Thus, particularly after the unofficial devaluation of the Lebanese pound drove rental costs through the roof, tenants and property owners were pitted against each other in draining negotiations. Similarly, the inability to resolve the suspended rent control regulations appropriately encouraged landlords, whose properties have been held under a severely skewed rent control for fifty years, to sell their properties at any cost.
Moreover, poor urban regulations left the neighbourhood in uncomfortable cohabitations of populations with divergent aspirations, such as bar goers and elderly residents who fought each other with statements, legal complaints and everyday forms of resistance in the absence of a strong regulator.
More generally, neglect of public infrastructure with water and sewer networks, often dating back to the 1940s, had left some of the neighbourhoods in poor conditions, driving away those who could afford it. These factors, and others, had already pushed many property owners to sell their homes and lands.
Return of the vultures?
In the aftermath of the blast, many rumours circulate about developers and realtors already approaching residents to incentivize them to leave. Rumours or not, the danger is real.
In the absence of effective public agencies and a well-coordinated state effort, trust in post-disaster recovery needs to be invested in people. The residents of the neighbourhoods, their business owners, workers – including school teachers and hospital staff – and visitors should be empowered to restore life in homes and workspaces.
True, attention needs to be paid for the specific architectural value of some of the buildings and their unique construction techniques, as well as the structural safety of the most-affected buildings. But, while I am sympathetic to the imperative of preserving historical buildings, the efforts of preservation and safety need to work with the residents, bringing them on board and prioritizing the lifelines that will make it possible for them to return.
Legal barriers (e.g., permitting and property considerations) need to be lifted immediately, and the tendency to develop ‘future plans’ and freeze areas under study needs to be resisted. Instead, incentives need to be put forward for landlords whose buildings can be renovated first to commit to fair rental terms and prioritize the return of pre-disaster occupants.
Professionals can be aggressively involved on site too, advising, supporting and guiding. but they should – as many are already doing – work with immediate, on the ground instructions and concrete support.
The economic life of the neighbourhoods will be equally important to reignite. Business owners were suffering and the pandemic has not slowed down – rather the contrary. Short of re-inviting them and providing them with the incentives to relocate here, many will find it easier to operate remotely.
There will be a time to introduce long-term planning, reconsider the relation between the port and the city, the location of the Electricity Du Liban headquarters and the huge footprint it occupies, the design of a memorial, and many other wonderful ideas that architect and urbanist friends have proposed. However, these will only be possible if we preserve what is unique about the districts.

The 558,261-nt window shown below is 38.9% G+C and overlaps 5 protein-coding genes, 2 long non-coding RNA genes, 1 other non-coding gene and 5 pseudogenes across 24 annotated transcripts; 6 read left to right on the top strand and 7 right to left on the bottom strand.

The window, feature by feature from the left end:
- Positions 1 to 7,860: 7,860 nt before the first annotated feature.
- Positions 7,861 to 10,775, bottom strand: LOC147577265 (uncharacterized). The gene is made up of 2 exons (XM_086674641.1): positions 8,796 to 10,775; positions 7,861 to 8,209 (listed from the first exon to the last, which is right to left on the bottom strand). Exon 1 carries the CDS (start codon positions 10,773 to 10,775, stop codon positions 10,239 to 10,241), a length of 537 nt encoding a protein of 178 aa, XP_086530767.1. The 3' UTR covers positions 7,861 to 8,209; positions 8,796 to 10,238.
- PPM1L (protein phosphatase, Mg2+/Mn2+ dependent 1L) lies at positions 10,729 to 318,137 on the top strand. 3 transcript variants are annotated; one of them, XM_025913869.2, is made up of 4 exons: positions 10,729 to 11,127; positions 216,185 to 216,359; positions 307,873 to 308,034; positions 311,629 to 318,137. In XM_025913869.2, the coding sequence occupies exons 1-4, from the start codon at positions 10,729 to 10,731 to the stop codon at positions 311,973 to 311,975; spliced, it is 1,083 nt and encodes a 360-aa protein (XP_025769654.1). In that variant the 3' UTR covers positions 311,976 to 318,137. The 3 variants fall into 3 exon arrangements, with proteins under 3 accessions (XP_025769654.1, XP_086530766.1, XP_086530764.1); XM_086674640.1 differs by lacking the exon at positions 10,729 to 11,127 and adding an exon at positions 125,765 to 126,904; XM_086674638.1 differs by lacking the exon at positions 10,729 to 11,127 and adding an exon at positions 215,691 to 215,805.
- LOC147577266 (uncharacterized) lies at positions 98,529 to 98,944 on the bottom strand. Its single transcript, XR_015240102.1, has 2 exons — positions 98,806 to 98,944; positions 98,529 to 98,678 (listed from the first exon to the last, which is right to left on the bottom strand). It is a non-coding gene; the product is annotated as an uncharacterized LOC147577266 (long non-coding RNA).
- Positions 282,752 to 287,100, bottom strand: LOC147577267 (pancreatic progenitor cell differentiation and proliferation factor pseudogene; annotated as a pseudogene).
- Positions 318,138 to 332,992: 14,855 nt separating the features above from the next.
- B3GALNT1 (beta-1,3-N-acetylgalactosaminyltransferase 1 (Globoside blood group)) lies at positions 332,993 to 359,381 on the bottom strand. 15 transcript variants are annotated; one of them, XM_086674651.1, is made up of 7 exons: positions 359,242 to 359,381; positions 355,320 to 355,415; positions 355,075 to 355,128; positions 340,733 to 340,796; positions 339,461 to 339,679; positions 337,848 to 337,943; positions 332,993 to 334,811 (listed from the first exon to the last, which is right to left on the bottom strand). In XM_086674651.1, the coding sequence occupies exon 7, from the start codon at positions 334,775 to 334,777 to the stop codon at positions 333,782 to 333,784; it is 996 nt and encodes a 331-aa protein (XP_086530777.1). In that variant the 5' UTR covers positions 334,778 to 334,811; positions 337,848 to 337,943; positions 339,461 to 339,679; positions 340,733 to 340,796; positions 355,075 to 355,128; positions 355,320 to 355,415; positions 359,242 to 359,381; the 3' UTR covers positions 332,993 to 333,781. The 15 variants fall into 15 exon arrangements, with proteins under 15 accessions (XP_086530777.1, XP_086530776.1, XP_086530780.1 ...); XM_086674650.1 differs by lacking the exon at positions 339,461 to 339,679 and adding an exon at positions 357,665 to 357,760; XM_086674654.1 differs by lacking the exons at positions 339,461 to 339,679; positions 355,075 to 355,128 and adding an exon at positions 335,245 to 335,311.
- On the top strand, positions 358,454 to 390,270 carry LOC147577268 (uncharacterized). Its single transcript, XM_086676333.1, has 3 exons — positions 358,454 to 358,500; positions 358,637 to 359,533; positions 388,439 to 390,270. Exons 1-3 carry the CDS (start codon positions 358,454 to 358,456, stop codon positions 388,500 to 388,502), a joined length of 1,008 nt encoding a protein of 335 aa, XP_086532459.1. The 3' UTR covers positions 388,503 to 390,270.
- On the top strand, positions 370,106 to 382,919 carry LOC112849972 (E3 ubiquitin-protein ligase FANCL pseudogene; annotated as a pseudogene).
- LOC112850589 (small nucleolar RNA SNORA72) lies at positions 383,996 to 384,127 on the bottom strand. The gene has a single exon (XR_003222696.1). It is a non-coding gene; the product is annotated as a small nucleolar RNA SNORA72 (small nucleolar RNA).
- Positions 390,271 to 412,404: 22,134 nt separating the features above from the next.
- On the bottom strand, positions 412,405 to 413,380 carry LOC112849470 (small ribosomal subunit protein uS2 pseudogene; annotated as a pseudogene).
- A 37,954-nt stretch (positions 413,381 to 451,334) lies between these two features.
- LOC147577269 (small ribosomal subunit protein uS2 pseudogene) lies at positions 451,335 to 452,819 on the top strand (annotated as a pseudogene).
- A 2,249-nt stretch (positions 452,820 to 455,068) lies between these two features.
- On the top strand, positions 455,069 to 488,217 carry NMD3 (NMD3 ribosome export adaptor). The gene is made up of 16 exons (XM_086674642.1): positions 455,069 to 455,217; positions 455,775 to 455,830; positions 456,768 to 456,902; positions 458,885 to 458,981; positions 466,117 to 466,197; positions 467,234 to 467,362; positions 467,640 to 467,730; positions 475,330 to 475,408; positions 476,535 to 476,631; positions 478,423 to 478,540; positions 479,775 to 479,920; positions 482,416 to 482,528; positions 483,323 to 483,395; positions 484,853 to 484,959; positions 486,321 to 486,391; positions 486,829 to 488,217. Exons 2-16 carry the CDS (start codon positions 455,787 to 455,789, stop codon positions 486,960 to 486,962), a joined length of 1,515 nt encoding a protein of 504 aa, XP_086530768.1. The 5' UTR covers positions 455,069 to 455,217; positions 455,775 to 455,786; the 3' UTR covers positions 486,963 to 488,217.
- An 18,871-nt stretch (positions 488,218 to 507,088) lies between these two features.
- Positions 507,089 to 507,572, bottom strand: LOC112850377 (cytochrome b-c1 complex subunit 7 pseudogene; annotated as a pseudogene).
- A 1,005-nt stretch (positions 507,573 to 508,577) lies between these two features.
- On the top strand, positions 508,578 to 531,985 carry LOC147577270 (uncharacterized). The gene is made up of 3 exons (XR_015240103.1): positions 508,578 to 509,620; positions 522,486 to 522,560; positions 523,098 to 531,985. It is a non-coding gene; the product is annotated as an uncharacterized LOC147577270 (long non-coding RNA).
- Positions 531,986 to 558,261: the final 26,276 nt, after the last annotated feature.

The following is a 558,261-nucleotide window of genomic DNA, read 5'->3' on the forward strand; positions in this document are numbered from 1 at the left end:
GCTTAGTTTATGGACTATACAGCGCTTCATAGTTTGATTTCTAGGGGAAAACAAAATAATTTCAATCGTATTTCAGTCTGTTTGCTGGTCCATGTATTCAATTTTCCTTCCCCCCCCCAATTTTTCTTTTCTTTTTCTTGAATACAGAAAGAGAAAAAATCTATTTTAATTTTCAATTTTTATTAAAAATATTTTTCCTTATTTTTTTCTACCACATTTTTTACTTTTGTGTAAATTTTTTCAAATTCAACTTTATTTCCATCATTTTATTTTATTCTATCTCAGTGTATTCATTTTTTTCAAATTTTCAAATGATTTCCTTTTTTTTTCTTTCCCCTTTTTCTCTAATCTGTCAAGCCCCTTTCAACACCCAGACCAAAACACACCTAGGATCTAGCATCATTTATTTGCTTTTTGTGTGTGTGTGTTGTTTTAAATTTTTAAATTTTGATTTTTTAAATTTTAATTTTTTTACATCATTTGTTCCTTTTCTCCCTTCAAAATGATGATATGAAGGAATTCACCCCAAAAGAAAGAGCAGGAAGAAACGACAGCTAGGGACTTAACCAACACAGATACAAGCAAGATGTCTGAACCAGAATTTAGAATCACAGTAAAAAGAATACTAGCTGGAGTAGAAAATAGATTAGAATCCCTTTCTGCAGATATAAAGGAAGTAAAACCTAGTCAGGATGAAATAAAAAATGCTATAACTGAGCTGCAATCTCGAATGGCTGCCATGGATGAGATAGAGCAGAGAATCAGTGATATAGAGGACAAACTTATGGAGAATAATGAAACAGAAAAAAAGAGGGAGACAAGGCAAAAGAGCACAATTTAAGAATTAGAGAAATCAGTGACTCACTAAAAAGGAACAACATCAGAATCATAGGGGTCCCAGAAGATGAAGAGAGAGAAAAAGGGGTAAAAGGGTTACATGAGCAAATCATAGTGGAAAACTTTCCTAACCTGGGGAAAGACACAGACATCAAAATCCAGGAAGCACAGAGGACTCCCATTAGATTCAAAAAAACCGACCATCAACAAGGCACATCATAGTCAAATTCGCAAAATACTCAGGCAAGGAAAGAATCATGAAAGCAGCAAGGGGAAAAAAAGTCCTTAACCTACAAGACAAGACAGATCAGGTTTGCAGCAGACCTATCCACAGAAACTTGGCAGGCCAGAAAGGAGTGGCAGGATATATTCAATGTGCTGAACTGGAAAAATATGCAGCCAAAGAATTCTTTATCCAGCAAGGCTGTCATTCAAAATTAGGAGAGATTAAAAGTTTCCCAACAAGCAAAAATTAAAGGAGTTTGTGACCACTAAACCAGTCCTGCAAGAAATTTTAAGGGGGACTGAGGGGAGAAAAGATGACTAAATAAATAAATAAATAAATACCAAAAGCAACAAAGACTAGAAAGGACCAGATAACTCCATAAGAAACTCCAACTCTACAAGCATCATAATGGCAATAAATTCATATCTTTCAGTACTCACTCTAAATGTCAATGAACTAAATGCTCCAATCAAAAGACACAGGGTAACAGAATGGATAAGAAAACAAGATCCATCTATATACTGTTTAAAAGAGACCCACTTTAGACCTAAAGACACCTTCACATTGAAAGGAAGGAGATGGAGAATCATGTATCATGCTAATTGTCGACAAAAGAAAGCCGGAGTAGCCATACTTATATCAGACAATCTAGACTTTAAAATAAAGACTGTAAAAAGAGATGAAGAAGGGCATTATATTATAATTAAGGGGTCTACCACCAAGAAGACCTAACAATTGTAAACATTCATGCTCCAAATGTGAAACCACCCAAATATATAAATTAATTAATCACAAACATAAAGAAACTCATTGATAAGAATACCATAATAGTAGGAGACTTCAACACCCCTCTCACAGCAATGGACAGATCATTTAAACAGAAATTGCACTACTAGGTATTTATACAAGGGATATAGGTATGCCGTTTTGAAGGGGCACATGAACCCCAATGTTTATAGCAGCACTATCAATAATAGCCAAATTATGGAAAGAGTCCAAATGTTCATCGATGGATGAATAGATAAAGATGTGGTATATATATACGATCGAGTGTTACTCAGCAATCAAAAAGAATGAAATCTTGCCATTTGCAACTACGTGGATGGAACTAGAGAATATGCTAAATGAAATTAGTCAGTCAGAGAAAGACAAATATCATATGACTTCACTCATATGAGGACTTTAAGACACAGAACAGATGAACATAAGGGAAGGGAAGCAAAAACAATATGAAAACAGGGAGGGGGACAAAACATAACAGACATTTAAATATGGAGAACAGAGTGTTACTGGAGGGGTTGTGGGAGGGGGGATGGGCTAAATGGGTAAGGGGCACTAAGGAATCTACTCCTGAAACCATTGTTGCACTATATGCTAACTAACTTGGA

Otherwise, the threat of planners, surveyors, and others to freeze areas until comprehensive assessments are made and a vision is set in place will work against the interests of residents. Many do not have the luxury of waiting and they will settle permanently elsewhere. Landlords on the brink of bankruptcy will sell their property at discounted prices to developers and realtors who have been coveting these districts before the blast.
Meanwhile, property regulations and building incentives inscribed and zoning regulations and revised building laws provide unchallenged enticement for those who look to make profit by wiping out the neighbourhoods. The blast would have just precipitated what was already in place.
Cities are made of people. Their value is anchored in multiple forms of inhabitance, practices, imaginations and interactions, individual and collective. Buildings, streets, parks or backyards have important social values as the frames in which people dwell and engage each other.
Through the accumulation of their practices, many of these spaces come to embody important heritage value: they personify memories and eventually come to reflect shared communal histories and identities, capable of bringing people together. In short, Beirut’s soul is its people; we need to start with them.
This article was first published by the New Arab on 15 August 2020.
 In this article, I speak only of the middle-class neighbourhoods surrounding the port. Qarantina, Badawi or Khandaq el Ghamik and Beirut Downtown have gone through different trends and should be the subject of another analysis.
 Figures were taken from the Beirut Building Database developed by the Beirut Urban Lab. For more information, click here.
 I am indebted to friends like Serge Yazigi, Omar Blaik and Shohag Ohanissian for some of these suggestions.